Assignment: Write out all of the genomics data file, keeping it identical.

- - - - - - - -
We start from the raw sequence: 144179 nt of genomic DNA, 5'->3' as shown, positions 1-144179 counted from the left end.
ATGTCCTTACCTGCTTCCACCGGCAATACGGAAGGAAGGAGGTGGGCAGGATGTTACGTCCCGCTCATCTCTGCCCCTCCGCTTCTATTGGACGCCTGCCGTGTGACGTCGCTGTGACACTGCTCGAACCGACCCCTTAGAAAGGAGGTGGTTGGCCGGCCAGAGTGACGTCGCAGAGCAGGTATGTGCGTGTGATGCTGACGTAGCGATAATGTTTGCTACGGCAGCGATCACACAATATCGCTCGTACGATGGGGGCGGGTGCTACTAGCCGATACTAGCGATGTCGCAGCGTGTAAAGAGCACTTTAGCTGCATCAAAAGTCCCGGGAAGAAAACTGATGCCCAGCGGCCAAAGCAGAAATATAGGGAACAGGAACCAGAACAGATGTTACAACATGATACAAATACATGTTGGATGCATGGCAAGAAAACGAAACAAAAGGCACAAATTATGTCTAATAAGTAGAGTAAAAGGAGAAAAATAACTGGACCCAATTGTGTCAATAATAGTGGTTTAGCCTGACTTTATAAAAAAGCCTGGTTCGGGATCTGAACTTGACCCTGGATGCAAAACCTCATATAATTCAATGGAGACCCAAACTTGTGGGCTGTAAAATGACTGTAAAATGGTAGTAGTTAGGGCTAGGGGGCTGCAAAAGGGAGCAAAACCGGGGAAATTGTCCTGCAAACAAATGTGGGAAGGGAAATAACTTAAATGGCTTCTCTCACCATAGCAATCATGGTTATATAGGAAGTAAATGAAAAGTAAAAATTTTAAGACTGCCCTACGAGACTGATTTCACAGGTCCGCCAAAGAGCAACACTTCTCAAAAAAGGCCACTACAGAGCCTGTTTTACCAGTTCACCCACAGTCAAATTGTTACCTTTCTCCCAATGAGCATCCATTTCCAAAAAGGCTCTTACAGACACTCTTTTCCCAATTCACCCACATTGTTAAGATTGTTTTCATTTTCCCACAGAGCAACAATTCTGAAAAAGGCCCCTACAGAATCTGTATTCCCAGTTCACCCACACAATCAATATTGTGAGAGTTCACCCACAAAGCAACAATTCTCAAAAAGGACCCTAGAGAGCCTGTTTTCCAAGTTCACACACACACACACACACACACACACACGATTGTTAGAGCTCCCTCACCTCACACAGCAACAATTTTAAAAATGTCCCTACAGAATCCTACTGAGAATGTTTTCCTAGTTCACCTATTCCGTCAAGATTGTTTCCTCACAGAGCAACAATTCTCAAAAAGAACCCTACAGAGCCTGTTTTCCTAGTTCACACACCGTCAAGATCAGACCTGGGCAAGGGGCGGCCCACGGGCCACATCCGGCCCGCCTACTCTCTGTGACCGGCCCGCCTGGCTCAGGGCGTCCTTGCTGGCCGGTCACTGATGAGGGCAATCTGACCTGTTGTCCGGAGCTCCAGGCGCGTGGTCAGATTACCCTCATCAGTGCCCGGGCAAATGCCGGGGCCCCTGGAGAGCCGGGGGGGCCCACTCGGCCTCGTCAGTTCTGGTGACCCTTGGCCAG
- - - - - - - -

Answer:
We start from the raw sequence: 144179 nt of genomic DNA, 5'->3' as shown, positions 1-144179 counted from the left end.
ATGTCCTTACCTGCTTCCACCGGCAATACGGAAGGAAGGAGGTGGGCAGGATGTTACGTCCCGCTCATCTCTGCCCCTCCGCTTCTATTGGACGCCTGCCGTGTGACGTCGCTGTGACACTGCTCGAACCGACCCCTTAGAAAGGAGGTGGTTGGCCGGCCAGAGTGACGTCGCAGAGCAGGTATGTGCGTGTGATGCTGACGTAGCGATAATGTTTGCTACGGCAGCGATCACACAATATCGCTCGTACGATGGGGGCGGGTGCTACTAGCCGATACTAGCGATGTCGCAGCGTGTAAAGAGCACTTTAGCTGCATCAAAAGTCCCGGGAAGAAAACTGATGCCCAGCGGCCAAAGCAGAAATATAGGGAACAGGAACCAGAACAGATGTTACAACATGATACAAATACATGTTGGATGCATGGCAAGAAAACGAAACAAAAGGCACAAATTATGTCTAATAAGTAGAGTAAAAGGAGAAAAATAACTGGACCCAATTGTGTCAATAATAGTGGTTTAGCCTGACTTTATAAAAAAGCCTGGTTCGGGATCTGAACTTGACCCTGGATGCAAAACCTCATATAATTCAATGGAGACCCAAACTTGTGGGCTGTAAAATGACTGTAAAATGGTAGTAGTTAGGGCTAGGGGGCTGCAAAAGGGAGCAAAACCGGGGAAATTGTCCTGCAAACAAATGTGGGAAGGGAAATAACTTAAATGGCTTCTCTCACCATAGCAATCATGGTTATATAGGAAGTAAATGAAAAGTAAAAATTTTAAGACTGCCCTACGAGACTGATTTCACAGGTCCGCCAAAGAGCAACACTTCTCAAAAAAGGCCACTACAGAGCCTGTTTTACCAGTTCACCCACAGTCAAATTGTTACCTTTCTCCCAATGAGCATCCATTTCCAAAAAGGCTCTTACAGACACTCTTTTCCCAATTCACCCACATTGTTAAGATTGTTTTCATTTTCCCACAGAGCAACAATTCTGAAAAAGGCCCCTACAGAATCTGTATTCCCAGTTCACCCACACAATCAATATTGTGAGAGTTCACCCACAAAGCAACAATTCTCAAAAAGGACCCTAGAGAGCCTGTTTTCCAAGTTCACACACACACACACACACACACACACACGATTGTTAGAGCTCCCTCACCTCACACAGCAACAATTTTAAAAATGTCCCTACAGAATCCTACTGAGAATGTTTTCCTAGTTCACCTATTCCGTCAAGATTGTTTCCTCACAGAGCAACAATTCTCAAAAAGAACCCTACAGAGCCTGTTTTCCTAGTTCACACACCGTCAAGATCAGACCTGGGCAAGGGGCGGCCCACGGGCCACATCCGGCCCGCCTACTCTCTGTGACCGGCCCGCCTGGCTCAGGGCGTCCTTGCTGGCCGGTCACTGATGAGGGCAATCTGACCTGTTGTCCGGAGCTCCAGGCGCGTGGTCAGATTACCCTCATCAGTGCCCGGGCAAATGCCGGGGCCCCTGGAGAGCCGGGGGGGCCCACTCGGCCTCGTCAGTTCTGGTGACCCTTGGCCAG